Another COVID winter is coming. Here’s how to cope

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Winter brings a new set of challenges for newcomers who’ve just arrived this year. Aside from coping with the cold and all the work that goes into settling, they must also deal with COVID restrictions that are still up. This can limit their options to explore and participate in activities to help them acclimatize to their new home. This combination of isolation, cold weather, and less sunlight could also lead to loneliness, anxiety and depression.

Winter can be tough but with some practical strategies, we can all beat winter and COVID blues. Here are three tips for you:

  1. Welcome winter as the Scandinavians do

    Scandinavians are consistently ranked among the happiest people in the world despite experiencing the darkest and coldest winters. A psychologist who studied this found out that:

    • Norwegians think of winter as “a special time of the year full of opportunities for enjoyment and fulfillment” rather than a season to dread.
    • They love the outdoors. Norwegians regularly go outside to enjoy nature. For them, it is the best way to feel invigorated and refreshed.
    • They emphasize dressing properly and safely. They wear warm woolen socks, leggings and use safety-focused reflective strips on their jackets when going outside. For them, “there’s no such thing as bad weather, only bad clothes.”
    • “Hygge” (or “Koselig”) is a way of life. Hygge is not only about fuzzy blankets or warm beverages. It’s more of a feeling of contentment or a sense of “psychological coziness”. You can cultivate hygge indoors by brightening up your home with lights or gathering by the fireplace and sharing stories with your family.
  2. Focus on the positives

    Appreciate winter in your thoughts and speech. Focus on simple things like being thankful for the fresh air while taking a walk outside, or as one newcomer told me “how beautiful the snow shimmers when hit by sunlight”. Take control of your thoughts and consciously choose to pay more attention to things that lift you up rather than those that bring you down.

    Also, focus on what you can do now to make your situation better. Scared of getting sick in winter? Get vaccinated, eat healthy, exercise regularly, and wear a mask when outside. Feeling lonely? Reach out to your friends and family or participate in activities for newcomers. There are so many free supports for newcomers especially during this pandemic. Please don’t be afraid to connect with settlement agencies.

    Read: Scared of taking the Coronavirus vaccine? 5 things you need to know today

  3. Make new traditions

    Here are some examples:

    • Bake and cook traditional food – This an activity that is sure to bring hygge in your home. Cook or bake traditional holiday foods from your home country. Teach your kids how to make these goodies. It’s fun and they learn about their heritage at the same time. Do you know where to get ethnic ingredients? Download Where to Buy Traditional Foods in Winnipeg (Food Matters Manitoba). It contains more than 70 ethnic food stores and where to find them in the city.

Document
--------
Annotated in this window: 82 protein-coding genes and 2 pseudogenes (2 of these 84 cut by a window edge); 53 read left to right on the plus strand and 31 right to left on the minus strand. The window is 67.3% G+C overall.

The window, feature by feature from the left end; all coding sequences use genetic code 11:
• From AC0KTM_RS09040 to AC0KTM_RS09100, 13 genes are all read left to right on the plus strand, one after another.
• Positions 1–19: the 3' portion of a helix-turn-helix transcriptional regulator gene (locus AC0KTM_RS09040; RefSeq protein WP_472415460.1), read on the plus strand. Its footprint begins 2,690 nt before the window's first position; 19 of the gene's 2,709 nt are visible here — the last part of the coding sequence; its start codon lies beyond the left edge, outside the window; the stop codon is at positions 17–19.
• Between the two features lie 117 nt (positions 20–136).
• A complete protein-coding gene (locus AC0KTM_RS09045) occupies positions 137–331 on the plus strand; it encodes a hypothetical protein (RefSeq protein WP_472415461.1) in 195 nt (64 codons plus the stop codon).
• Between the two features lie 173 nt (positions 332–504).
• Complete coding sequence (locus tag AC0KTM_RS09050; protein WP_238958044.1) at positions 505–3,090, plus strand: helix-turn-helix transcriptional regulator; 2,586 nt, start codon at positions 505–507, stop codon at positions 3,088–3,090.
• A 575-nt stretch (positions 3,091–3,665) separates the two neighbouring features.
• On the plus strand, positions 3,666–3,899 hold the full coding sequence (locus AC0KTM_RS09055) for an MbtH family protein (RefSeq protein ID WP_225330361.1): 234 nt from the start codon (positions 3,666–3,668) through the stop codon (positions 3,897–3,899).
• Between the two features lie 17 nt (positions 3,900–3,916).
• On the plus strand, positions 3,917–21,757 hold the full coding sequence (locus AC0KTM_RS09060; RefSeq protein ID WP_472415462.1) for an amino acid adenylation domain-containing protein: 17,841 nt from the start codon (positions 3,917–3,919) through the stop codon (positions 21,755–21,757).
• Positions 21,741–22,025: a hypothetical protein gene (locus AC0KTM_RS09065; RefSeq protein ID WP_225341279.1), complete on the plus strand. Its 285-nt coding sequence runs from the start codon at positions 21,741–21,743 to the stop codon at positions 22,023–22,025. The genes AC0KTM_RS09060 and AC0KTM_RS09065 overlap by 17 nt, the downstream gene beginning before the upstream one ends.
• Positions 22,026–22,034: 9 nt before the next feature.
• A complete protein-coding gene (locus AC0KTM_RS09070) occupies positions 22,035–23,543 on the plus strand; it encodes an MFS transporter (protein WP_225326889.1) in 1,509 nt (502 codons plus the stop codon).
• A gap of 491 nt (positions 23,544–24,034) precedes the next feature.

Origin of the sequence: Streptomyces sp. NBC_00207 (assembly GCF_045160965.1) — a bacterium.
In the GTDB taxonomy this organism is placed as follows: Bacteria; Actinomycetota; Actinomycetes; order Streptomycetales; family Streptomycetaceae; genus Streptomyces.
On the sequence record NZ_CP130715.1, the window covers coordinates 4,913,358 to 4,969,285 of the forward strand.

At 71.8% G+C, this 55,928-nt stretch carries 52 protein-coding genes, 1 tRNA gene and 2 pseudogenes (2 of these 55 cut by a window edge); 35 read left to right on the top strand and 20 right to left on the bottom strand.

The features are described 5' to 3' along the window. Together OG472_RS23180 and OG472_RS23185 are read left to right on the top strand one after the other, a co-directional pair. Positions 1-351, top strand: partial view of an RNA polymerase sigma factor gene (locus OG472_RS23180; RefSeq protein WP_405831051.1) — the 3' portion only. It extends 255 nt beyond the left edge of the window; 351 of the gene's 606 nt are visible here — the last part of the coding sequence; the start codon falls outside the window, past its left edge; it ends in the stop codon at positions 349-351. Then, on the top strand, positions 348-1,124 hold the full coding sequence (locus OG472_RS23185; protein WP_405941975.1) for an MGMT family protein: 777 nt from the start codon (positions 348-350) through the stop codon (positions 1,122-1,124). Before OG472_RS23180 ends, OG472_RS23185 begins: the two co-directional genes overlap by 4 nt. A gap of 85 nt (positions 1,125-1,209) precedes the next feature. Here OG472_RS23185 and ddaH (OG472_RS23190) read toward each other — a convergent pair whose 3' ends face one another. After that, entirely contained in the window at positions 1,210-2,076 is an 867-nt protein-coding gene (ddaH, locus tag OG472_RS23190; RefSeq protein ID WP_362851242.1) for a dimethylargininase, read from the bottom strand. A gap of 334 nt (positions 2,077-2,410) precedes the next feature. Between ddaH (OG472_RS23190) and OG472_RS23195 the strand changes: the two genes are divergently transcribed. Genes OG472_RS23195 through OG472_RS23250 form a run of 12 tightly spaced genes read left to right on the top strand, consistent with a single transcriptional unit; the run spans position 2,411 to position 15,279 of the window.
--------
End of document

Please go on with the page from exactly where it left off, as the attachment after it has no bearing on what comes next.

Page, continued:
• Start charitable projects – Donating to a foodbank or clearing snow from your neighbour’s yard can make a big difference. It will make you feel good too! You can also encourage your kids to participate by making care packages or sponsoring a Christmas hamper.
    • Learn a winter sport – Ask about free skating lessons from your nearest settlement agency. Try tobogganing in your backyard. Now is also the perfect time to explore open outdoor recreation and park amenities. Check the City of Winnipeg’s winter recreation portal.

Most importantly, remember that winter and the pandemic will pass. Soon, we’ll be able to do more things, meet friends, dine out and travel. In the meantime, let’s do our best to follow public health orders so that we’ll all see the end of COVID sooner, not later.

Sources: What Canadians can expect from COVID-19 this fall and winter, Mark Gollom, CBC News; What Scandinavians can teach us about embracing winter, Kari Leibowitz, New York Times; and Research snapshot: Finding digital mental health tools during the pandemic: A synthesis of resources, PPSP and CAMH (shared by Marco Campana). Accessed October 22, 2021.

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Community Resources

ProtectMB is your best source for information about the COVID-19 vaccine in Manitoba. Sign-up for their e-newsletter to get the latest information about the province’s COVID-19, influenza, and youth immunization programs.

Everybody needs mental health support in these times. You can also choose from these lists of 114 web-based resources and 31 mobile health apps compiled by researchers supported by EENet and CAMH:

Safe at Home is a great site to find resources and activities to help you enjoy your stay at home and maintain connections during this period.

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